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On renewal

Peter Rollinson

Trees are naked, hedgerows sparse, birds forage frantically and hedgehogs hibernate. The world outside my window is holding its breath, recent mornings gripped in ice where sheep crunch through frost and bleat vapour in the frozen air. You can almost feel the year tilt upon its fulcrum, everything is waiting. Days slowly extend and signal renewal is near; we have passed the nadir and will awake to inhale the fresh atmosphere of spring.

Excuse the waffle. It’s that time of year and it tends to make one rather reflective.

It is also a time when we look at our list of wines and ponder what needs refreshment. Some changes are driven by external forces; wineries change distribution, winemakers retire (or expire) and others step in to take production forward, prices can change and trends evolve. Other changes are internally driven – we need to find new wines to keep our customers excited (and we too), offer something fresh & hopefully unusual, broaden choice and foster variety.

This year we face the departure of a pair of our most popular, reliable wines. We need to find suitable alternatives for these, and it is no simple task. Australian wine has been a big deal in the UK for many years; our customers have always appreciated the consistent quality, easy-drinking & approachable fruity style.

The arrival of Aussie wines here in the 1980s offered the UK something new – varietal labelled bottles where specialist knowledge was not required to understand the wine within; a straightforward proposition to the wine drinker otherwise not enticed by Hock, Claret or Burgundy. With Australian winemaking well into its third century it has inevitably evolved; sub-regional terroir has been explored and avenues of specialism have been travelled, winemakers seeking to achieve ever higher standards and distinction. While this is fascinating to the enthusiast and beneficial to the industry it does take Australia into the territory it captured so effectively a few decades ago. Is it becoming that with which it competed so well; a new rigour of Antipodean Appellation?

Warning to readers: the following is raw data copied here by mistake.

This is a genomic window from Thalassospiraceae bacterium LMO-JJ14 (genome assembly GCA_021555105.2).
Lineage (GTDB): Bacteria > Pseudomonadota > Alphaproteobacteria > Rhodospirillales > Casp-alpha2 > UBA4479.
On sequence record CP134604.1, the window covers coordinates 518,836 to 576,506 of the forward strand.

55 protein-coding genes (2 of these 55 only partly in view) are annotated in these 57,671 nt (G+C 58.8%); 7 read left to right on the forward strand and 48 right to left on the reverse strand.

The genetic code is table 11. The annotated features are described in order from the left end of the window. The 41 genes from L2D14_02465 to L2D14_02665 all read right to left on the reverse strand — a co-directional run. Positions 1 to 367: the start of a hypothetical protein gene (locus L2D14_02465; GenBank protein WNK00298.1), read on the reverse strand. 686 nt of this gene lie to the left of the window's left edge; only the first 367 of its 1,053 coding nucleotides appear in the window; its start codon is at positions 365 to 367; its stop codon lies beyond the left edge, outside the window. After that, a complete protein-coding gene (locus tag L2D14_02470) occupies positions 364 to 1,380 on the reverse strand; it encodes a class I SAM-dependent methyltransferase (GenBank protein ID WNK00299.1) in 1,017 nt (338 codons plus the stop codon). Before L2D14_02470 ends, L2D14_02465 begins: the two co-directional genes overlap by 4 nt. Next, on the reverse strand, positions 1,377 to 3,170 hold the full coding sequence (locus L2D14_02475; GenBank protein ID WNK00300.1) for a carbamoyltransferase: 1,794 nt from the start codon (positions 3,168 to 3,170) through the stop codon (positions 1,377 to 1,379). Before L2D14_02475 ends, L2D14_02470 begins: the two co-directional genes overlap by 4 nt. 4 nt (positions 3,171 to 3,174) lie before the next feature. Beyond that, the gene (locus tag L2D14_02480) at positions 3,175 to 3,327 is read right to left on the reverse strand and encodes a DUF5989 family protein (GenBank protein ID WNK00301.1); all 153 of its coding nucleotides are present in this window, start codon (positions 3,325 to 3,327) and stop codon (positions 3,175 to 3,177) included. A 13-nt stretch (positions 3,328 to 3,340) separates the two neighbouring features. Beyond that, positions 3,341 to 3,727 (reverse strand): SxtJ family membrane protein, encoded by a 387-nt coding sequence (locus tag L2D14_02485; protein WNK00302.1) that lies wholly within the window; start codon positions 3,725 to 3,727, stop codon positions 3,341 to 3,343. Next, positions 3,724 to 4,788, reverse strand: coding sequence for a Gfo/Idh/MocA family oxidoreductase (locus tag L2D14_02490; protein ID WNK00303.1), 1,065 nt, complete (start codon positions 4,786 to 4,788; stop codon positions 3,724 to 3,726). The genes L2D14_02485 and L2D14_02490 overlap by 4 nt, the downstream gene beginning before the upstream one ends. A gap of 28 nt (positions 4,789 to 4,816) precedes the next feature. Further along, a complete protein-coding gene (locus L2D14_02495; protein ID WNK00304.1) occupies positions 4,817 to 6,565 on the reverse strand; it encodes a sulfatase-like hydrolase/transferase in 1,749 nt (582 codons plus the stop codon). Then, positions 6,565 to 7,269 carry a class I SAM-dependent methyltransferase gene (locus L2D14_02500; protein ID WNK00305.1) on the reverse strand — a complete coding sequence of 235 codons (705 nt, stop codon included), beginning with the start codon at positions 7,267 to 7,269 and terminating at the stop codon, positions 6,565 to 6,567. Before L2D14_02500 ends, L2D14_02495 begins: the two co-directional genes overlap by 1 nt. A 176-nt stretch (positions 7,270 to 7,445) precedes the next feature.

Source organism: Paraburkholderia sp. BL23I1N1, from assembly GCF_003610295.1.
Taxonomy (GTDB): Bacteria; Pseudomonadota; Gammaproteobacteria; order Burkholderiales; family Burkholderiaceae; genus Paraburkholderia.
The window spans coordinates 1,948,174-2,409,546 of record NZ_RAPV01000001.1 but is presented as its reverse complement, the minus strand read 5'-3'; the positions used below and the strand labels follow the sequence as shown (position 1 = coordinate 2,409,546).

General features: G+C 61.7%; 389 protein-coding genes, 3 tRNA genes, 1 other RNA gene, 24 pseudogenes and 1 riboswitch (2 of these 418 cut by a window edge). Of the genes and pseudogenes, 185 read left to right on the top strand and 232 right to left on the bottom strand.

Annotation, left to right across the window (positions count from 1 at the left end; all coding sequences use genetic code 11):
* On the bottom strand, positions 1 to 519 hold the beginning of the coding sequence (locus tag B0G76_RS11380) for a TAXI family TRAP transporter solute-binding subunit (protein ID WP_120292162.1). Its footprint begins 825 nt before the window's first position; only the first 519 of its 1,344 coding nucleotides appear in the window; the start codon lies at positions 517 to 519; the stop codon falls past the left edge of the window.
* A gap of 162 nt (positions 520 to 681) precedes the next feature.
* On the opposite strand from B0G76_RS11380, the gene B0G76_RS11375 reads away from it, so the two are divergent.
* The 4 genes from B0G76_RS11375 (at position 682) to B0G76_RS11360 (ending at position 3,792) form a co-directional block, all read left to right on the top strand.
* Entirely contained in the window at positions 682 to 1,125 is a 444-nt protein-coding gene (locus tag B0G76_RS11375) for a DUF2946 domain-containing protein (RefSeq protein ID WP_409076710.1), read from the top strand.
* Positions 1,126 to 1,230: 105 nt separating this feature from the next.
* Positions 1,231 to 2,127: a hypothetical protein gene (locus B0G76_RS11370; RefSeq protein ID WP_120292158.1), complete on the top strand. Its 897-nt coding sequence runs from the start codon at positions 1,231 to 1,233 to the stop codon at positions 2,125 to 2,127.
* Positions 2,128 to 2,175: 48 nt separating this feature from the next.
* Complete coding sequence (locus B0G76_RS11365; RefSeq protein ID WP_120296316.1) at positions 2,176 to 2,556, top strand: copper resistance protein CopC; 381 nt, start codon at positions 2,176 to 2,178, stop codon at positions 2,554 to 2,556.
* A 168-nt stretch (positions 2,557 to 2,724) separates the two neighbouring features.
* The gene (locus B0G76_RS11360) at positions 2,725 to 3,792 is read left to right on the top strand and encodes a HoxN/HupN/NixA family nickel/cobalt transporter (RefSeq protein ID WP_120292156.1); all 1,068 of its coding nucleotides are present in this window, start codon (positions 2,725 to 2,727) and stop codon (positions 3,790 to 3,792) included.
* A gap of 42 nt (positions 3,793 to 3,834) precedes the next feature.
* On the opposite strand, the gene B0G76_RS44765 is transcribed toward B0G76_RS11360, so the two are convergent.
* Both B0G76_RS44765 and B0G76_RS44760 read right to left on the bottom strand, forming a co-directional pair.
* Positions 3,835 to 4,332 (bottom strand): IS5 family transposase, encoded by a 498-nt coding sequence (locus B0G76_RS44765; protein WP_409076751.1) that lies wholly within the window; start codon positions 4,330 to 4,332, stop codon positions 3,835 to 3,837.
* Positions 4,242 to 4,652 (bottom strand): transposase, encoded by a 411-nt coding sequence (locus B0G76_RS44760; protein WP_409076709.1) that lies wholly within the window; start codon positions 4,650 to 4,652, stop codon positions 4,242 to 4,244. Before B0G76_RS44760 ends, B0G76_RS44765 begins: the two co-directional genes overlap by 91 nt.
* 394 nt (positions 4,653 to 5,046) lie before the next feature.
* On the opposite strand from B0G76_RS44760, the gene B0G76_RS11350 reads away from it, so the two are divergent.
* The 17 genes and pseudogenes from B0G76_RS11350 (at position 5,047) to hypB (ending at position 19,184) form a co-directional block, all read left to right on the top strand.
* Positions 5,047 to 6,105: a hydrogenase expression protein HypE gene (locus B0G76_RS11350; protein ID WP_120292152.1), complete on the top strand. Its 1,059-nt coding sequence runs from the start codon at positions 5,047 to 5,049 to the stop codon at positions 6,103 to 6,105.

At entry level Australia does very well and there is choice, likewise at the upper end where the best expertise has produced stunning fine wines. But what of the middle ground - bottles which would retail under £10, but have identity & known origin? This has been where Australia has worked so well on our list, but is proving a little elusive right now. We could adopt well-known names seen on well-known shelves, and still compete on price, but where is the fun in that?

A growing line-up of bottles accumulates in our research laboratory (by the kitchen sink); hopefuls which we eye with anticipation, hope, and in some cases suspicion. Soon, at a “critical mass” we will open them and see what they say. We’re looking for that easy style; balance, smoothness & ripe fruit, backbone, quality and identity. Wine from a winemaker, not wine hung from a brand where someone should have put the brakes on (or possibly hung) the marketing department...

Before spring arrives we will have new arrivals in the cellar, and they will be good. Reflective waffle will give way to decisive action. Lambs will gambol and hedgehogs snuffle while the birds nest in abundant hedgerow, our list will be renewed.

 



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